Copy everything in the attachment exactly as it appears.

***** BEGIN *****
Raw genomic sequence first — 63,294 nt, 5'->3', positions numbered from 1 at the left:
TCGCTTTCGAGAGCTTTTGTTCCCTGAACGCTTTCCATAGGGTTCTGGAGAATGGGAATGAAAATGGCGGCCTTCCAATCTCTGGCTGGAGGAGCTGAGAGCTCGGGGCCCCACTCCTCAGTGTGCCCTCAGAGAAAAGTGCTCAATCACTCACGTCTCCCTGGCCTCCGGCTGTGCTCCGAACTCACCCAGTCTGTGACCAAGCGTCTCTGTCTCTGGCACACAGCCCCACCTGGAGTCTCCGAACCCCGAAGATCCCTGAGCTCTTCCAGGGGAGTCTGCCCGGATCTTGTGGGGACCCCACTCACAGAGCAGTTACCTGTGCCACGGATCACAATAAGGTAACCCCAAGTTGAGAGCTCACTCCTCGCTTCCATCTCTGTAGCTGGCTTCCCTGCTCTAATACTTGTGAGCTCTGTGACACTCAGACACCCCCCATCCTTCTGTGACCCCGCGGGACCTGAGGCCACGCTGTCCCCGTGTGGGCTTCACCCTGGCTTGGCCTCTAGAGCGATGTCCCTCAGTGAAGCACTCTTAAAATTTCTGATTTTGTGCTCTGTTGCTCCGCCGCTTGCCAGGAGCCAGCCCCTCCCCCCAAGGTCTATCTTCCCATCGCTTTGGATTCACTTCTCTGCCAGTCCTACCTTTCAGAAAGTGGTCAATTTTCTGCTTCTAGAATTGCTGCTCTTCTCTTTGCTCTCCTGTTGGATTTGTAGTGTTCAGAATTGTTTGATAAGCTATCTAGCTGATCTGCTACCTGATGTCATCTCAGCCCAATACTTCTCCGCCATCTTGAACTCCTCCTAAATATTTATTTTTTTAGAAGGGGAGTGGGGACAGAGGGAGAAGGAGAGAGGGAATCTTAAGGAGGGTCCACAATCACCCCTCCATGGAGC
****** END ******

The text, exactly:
Raw genomic sequence first — 63,294 nt, 5'->3', positions numbered from 1 at the left:
TCGCTTTCGAGAGCTTTTGTTCCCTGAACGCTTTCCATAGGGTTCTGGAGAATGGGAATGAAAATGGCGGCCTTCCAATCTCTGGCTGGAGGAGCTGAGAGCTCGGGGCCCCACTCCTCAGTGTGCCCTCAGAGAAAAGTGCTCAATCACTCACGTCTCCCTGGCCTCCGGCTGTGCTCCGAACTCACCCAGTCTGTGACCAAGCGTCTCTGTCTCTGGCACACAGCCCCACCTGGAGTCTCCGAACCCCGAAGATCCCTGAGCTCTTCCAGGGGAGTCTGCCCGGATCTTGTGGGGACCCCACTCACAGAGCAGTTACCTGTGCCACGGATCACAATAAGGTAACCCCAAGTTGAGAGCTCACTCCTCGCTTCCATCTCTGTAGCTGGCTTCCCTGCTCTAATACTTGTGAGCTCTGTGACACTCAGACACCCCCCATCCTTCTGTGACCCCGCGGGACCTGAGGCCACGCTGTCCCCGTGTGGGCTTCACCCTGGCTTGGCCTCTAGAGCGATGTCCCTCAGTGAAGCACTCTTAAAATTTCTGATTTTGTGCTCTGTTGCTCCGCCGCTTGCCAGGAGCCAGCCCCTCCCCCCAAGGTCTATCTTCCCATCGCTTTGGATTCACTTCTCTGCCAGTCCTACCTTTCAGAAAGTGGTCAATTTTCTGCTTCTAGAATTGCTGCTCTTCTCTTTGCTCTCCTGTTGGATTTGTAGTGTTCAGAATTGTTTGATAAGCTATCTAGCTGATCTGCTACCTGATGTCATCTCAGCCCAATACTTCTCCGCCATCTTGAACTCCTCCTAAATATTTATTTTTTTAGAAGGGGAGTGGGGACAGAGGGAGAAGGAGAGAGGGAATCTTAAGGAGGGTCCACAATCACCCCTCCATGGAGC